Darkspark contributes to an important cross-cultural conversation across Canada. Arts-educators sensitively and skilfully guide students in creating songs for change and healing that teach, reclaim and reconcile the colonial history, which is still very much a part of Canada's present. The songs inspire non-Indigenous and Indigenous audiences to listen, understand, and participate. 

The arts educators are seasoned performing musicians whose professional expertise and cultural sensitivity mobilize student engagement. They spend 3 to 5 days in each classroom creatively presenting colonial history, facilitating experiences that challenge stereotypes and prejudice, and capturing youth’s connection, experience and perspective through songs.

Using various outlets - from school and community presentations, to social media and comprehensive interactive curriculum resources - Darkspark takes these musical stories of Indigenous youth to non-Indigenous audiences to help bridge the cultural divide. The voices of youth on these issues are very powerful; they educate and touch their audiences deeply.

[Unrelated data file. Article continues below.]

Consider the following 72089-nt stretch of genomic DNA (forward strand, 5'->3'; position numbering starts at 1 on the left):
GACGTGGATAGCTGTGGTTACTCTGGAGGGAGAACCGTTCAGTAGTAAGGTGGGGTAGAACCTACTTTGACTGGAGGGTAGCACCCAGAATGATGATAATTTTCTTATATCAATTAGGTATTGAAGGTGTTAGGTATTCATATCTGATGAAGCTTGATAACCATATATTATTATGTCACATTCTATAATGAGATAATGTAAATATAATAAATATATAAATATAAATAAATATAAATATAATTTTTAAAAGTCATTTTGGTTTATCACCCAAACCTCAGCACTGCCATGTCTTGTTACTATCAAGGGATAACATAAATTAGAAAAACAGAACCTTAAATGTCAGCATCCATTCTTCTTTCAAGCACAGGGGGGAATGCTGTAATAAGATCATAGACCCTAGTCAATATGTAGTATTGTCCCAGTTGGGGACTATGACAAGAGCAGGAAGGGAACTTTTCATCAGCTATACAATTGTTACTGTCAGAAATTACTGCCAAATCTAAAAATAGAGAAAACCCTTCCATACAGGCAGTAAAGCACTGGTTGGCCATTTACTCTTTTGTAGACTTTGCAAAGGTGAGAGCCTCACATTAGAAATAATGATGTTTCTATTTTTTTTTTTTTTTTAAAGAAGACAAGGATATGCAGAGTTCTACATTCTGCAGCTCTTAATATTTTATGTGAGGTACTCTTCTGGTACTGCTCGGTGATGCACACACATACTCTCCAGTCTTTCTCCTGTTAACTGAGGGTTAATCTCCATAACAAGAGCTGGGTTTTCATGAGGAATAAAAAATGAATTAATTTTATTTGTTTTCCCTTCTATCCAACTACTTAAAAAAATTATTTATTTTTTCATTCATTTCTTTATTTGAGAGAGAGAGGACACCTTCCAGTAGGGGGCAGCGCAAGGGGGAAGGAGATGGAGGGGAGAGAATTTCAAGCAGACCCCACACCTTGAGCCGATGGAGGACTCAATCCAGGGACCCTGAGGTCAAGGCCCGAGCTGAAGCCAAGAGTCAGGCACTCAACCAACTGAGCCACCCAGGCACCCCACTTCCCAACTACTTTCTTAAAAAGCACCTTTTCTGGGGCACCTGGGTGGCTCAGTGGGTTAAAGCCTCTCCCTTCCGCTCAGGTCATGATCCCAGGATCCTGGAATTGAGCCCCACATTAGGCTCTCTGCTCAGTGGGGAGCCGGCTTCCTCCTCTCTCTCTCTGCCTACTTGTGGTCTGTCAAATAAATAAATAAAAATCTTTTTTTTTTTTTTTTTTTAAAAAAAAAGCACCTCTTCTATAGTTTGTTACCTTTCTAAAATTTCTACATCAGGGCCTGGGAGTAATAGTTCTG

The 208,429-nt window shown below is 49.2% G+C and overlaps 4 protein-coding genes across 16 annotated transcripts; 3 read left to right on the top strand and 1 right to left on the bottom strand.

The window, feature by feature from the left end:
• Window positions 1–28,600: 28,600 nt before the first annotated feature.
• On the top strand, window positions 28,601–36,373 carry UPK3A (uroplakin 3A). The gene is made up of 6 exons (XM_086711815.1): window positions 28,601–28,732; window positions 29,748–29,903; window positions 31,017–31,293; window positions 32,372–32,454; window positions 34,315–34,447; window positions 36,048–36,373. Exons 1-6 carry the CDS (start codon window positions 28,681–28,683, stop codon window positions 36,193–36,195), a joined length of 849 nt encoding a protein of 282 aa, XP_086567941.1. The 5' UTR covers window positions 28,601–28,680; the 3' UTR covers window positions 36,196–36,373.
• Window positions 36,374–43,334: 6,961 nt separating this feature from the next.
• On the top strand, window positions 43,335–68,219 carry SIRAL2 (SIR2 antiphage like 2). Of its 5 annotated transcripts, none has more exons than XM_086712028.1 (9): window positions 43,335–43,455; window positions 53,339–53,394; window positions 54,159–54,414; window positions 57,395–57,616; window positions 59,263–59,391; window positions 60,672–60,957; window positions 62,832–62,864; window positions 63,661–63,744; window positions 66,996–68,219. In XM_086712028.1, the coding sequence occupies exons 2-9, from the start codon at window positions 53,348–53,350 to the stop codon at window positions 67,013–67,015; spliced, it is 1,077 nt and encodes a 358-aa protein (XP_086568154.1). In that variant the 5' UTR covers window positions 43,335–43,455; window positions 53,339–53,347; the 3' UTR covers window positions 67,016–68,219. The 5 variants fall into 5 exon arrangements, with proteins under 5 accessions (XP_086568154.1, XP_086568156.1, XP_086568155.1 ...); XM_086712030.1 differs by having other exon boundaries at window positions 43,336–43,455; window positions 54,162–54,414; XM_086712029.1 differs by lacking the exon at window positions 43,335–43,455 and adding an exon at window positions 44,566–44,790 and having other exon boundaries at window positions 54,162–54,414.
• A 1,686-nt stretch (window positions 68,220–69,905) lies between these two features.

The Four Directions project was the result of a challenge by a group of Grade 8 Mohawk students from Ontario in 2014. The students wanted others like themselves to have the opportunity to speak out about the troubling colonial history of Canada and it's impact on all Canadians. In response, Darkspark is travelling to communities from the far North to the South, from the East to the West to capture the diverse voices and stories of Indigenous youth across the country. In each location, the students create powerful art by conceptualizing, writing and recording pop songs about how this history affects them, their families and communities.

 The aim of Darkspark’s Four Directions initiative is to stimulate understanding and a new relationship between Indigenous and non-Indigenous Peoples. Its vision is for all Canadians to hear and respect the long ignored perspective of Indigenous Peoples and actively invest in recovery and reconciliation.

"Darkspark's Four Directions program had such a positive influence, not only for the students, but also the school and the community of Potlotek. While students had some general knowledge of Mi'kmaq history, the songwriting project pushed students to learn more and to research their history." 

- Pam Basque, Grade 8 Teacher  Mi'kmawey School - Potlotek, NS


Recovery & Reconciliation through songs: